Aesthetics and politics in Lygia Clark

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By RICARDO FABBRINI*

The reactivation of Lygia Clark's political strength in the present involves examining the "desire for community" underlying the artist's trajectory

Lygia Clark would be 100 years old next October. Her work contributed significantly to the inflection in Brazilian constructive art, by promoting in a unique way the expansion of the plane in geometric painting to the so-called “real space”. Lygia's first geometric paintings, rarely exhibited, are from the late 1940s and early 1950s. It is a geometry that incorporates both the sinuosities of Burle Marx and the cubism of Fernand Léger, her teachers, as well as the translucency of Paul Klee and the Piet Mondrian's righteousness.

It is clear, however, in this period of formation, a concern with the expansion of the painting plane, by the borders of the painting or, frontally, by the contrast between the colors. This attempt to expand the plan led to the work frame break, from 1954, in which the frame becomes the central figure of the composition, while the painting, turned into a background, projects itself into the space of the world. It is a work in which the plane expands beyond the support, advancing along the edges or flowing through the gaps in the frame. These gaps, which in the “modulated surfaces” of 1957 and 1958 will result from the juxtaposition of wooden boards, are, in Lygia's language, “organic lines”. They are bits of nothing that allow the “space of representation” to infiltrate the heart of the “real space”, in the terms of the artist and the critics of the period by Ferreira Gullar and Mário Pedrosa.

Lygia also sought to conquer the space before or in front of the work by overlapping metallic plates. This swelling of the support began with the “counter-reliefs”, in which the creased, folded and unfolded planes create a space between two-dimensionality and three-dimensionality. And he continued with the “cocoons” in which iron sheets invade the external space even more, creating a place of retreat and coziness. In the cocoons, the plates, like uterine walls, shelter a piece of the world that, hidden, seduces the spectator, who can only see it from the side: what was a slit becomes, here, a region of space. But the cocoons fell from the wall to the floor. And from fallen cocoons sprouted pointy animals.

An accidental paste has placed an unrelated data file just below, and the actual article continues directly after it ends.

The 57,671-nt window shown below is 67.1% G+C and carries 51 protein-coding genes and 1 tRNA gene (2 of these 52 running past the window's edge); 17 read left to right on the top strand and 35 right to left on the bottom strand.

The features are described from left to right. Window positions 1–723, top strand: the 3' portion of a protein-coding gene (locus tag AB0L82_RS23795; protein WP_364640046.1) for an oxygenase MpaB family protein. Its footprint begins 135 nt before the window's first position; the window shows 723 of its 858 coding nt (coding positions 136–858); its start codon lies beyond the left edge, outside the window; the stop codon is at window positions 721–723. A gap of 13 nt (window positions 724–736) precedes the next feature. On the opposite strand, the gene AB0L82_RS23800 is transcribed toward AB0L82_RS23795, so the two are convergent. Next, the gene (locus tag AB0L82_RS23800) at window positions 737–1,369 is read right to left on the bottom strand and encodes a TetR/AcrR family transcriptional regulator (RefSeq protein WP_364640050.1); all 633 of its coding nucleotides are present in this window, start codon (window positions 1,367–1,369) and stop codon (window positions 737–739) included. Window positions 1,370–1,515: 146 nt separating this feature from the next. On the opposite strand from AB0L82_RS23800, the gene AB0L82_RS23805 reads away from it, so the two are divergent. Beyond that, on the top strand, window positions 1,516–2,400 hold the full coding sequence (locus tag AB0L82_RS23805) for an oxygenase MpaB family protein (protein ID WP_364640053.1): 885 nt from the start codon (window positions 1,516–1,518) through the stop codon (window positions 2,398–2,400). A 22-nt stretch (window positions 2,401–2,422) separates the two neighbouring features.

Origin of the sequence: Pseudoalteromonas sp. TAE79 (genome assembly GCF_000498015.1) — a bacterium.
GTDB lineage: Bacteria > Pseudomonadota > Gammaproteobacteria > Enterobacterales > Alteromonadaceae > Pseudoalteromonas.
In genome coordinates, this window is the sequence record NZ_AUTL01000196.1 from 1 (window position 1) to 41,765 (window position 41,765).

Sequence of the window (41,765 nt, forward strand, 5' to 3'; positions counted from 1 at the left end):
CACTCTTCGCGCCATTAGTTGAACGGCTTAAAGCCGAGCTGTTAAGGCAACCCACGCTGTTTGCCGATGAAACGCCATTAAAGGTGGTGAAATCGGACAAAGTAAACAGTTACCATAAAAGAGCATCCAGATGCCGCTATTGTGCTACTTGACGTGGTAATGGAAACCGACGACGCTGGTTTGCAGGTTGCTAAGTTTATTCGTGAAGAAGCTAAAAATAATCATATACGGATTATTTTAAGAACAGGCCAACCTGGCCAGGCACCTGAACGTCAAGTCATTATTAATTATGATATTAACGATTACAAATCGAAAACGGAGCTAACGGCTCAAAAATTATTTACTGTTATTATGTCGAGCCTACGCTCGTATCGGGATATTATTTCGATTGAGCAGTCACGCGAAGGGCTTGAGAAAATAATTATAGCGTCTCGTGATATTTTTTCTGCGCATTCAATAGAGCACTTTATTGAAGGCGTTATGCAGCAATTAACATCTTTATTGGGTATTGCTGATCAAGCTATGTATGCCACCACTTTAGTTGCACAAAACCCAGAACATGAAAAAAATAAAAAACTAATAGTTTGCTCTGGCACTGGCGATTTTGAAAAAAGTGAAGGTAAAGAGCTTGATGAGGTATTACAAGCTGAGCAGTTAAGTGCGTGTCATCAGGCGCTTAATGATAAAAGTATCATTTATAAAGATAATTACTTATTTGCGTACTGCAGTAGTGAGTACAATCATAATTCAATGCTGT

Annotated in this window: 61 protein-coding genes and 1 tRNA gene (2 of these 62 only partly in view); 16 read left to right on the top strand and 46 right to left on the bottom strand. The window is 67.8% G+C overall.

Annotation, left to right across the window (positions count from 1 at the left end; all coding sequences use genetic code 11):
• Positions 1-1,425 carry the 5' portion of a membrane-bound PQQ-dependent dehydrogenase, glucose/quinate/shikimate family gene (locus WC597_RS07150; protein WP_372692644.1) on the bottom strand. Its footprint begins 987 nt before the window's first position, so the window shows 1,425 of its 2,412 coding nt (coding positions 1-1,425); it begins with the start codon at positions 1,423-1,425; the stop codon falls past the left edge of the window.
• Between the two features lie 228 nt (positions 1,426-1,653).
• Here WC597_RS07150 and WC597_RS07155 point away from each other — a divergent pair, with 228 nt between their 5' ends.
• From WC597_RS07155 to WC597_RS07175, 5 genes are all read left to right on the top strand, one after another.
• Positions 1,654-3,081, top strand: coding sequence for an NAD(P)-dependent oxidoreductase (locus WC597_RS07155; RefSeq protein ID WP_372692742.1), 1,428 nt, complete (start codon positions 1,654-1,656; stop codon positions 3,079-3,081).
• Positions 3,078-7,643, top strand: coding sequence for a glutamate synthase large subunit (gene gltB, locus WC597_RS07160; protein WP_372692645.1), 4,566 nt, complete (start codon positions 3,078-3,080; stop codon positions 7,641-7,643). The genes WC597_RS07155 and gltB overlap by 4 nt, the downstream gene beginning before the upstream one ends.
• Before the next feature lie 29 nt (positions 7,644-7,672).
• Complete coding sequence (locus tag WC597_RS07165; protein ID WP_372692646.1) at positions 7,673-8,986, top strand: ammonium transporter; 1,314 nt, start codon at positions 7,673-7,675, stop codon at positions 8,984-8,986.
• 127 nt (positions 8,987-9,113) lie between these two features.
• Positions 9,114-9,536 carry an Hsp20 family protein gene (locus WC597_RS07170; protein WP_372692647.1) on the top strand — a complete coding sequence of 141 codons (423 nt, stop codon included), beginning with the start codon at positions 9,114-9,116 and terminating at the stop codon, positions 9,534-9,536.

Os Bichos, Lygia's best-known works, are aluminum bioforms or tinplate organisms: some, a rare species, are whole, as they have a fixed spine; while others, more easily found, being equipped with hinges, move when touched. O Bug it is never the same, as it is always renewed when fertilized by the manipulation of the “former spectator”, who has become a participant.

It is a machine for building unexpected spaces that, once set in motion by the hand of Midas, responds with new constellations of shapes, shadows and reflections, with “luminous iridescences, invaginations that open up”, in Pedrosa’s poetics, for a new spatial reality: the experiential space that results from “a melee between two living entities”, as Lygia said. Not all animals are, however, metallic and hard. There are soft, shredded, rubbery animals. They are flexible works, without obverse or reverse, which react to the participant's touch in a condescending way.

Finally, we have the “climbers”, the last creation of 1964: they are serpentine shapes, in metal or rubber strips, similar to climbing plants and sloths that cling to the trunks of trees, blending in with the vegetation. Lygia recounted that once, having thrown one of these climbers to the ground, Pedrosa said to her: “Anyway, you can kick a work of art…”. “And I loved it,” she concluded.